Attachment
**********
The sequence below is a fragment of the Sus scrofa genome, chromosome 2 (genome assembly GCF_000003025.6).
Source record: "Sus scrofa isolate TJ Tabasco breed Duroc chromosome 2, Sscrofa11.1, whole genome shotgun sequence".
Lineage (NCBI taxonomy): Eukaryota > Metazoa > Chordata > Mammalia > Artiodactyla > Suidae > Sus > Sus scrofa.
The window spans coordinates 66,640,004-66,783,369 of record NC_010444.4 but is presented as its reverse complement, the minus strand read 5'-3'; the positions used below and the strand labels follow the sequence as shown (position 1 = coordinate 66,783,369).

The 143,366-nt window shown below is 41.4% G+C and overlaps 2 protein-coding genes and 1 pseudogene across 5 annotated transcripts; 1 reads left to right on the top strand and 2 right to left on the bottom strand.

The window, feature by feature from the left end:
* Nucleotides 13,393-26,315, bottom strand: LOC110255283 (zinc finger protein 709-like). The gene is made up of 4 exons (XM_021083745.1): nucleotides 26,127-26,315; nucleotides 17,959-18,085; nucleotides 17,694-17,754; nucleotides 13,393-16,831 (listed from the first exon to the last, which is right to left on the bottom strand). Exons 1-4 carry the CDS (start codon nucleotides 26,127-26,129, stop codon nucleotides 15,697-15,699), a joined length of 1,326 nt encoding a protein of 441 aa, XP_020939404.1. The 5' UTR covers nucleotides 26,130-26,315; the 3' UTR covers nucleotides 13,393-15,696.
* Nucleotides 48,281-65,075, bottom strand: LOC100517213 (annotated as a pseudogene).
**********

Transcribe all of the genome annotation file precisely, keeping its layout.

The sequence below is a fragment of the Sus scrofa genome, chromosome 2 (genome assembly GCF_000003025.6).
Source record: "Sus scrofa isolate TJ Tabasco breed Duroc chromosome 2, Sscrofa11.1, whole genome shotgun sequence".
Lineage (NCBI taxonomy): Eukaryota > Metazoa > Chordata > Mammalia > Artiodactyla > Suidae > Sus > Sus scrofa.
The window spans coordinates 66,640,004-66,783,369 of record NC_010444.4 but is presented as its reverse complement, the minus strand read 5'-3'; the positions used below and the strand labels follow the sequence as shown (position 1 = coordinate 66,783,369).

The 143,366-nt window shown below is 41.4% G+C and overlaps 2 protein-coding genes and 1 pseudogene across 5 annotated transcripts; 1 reads left to right on the top strand and 2 right to left on the bottom strand.

The window, feature by feature from the left end:
* Nucleotides 13,393-26,315, bottom strand: LOC110255283 (zinc finger protein 709-like). The gene is made up of 4 exons (XM_021083745.1): nucleotides 26,127-26,315; nucleotides 17,959-18,085; nucleotides 17,694-17,754; nucleotides 13,393-16,831 (listed from the first exon to the last, which is right to left on the bottom strand). Exons 1-4 carry the CDS (start codon nucleotides 26,127-26,129, stop codon nucleotides 15,697-15,699), a joined length of 1,326 nt encoding a protein of 441 aa, XP_020939404.1. The 5' UTR covers nucleotides 26,130-26,315; the 3' UTR covers nucleotides 13,393-15,696.
* Nucleotides 48,281-65,075, bottom strand: LOC100517213 (annotated as a pseudogene).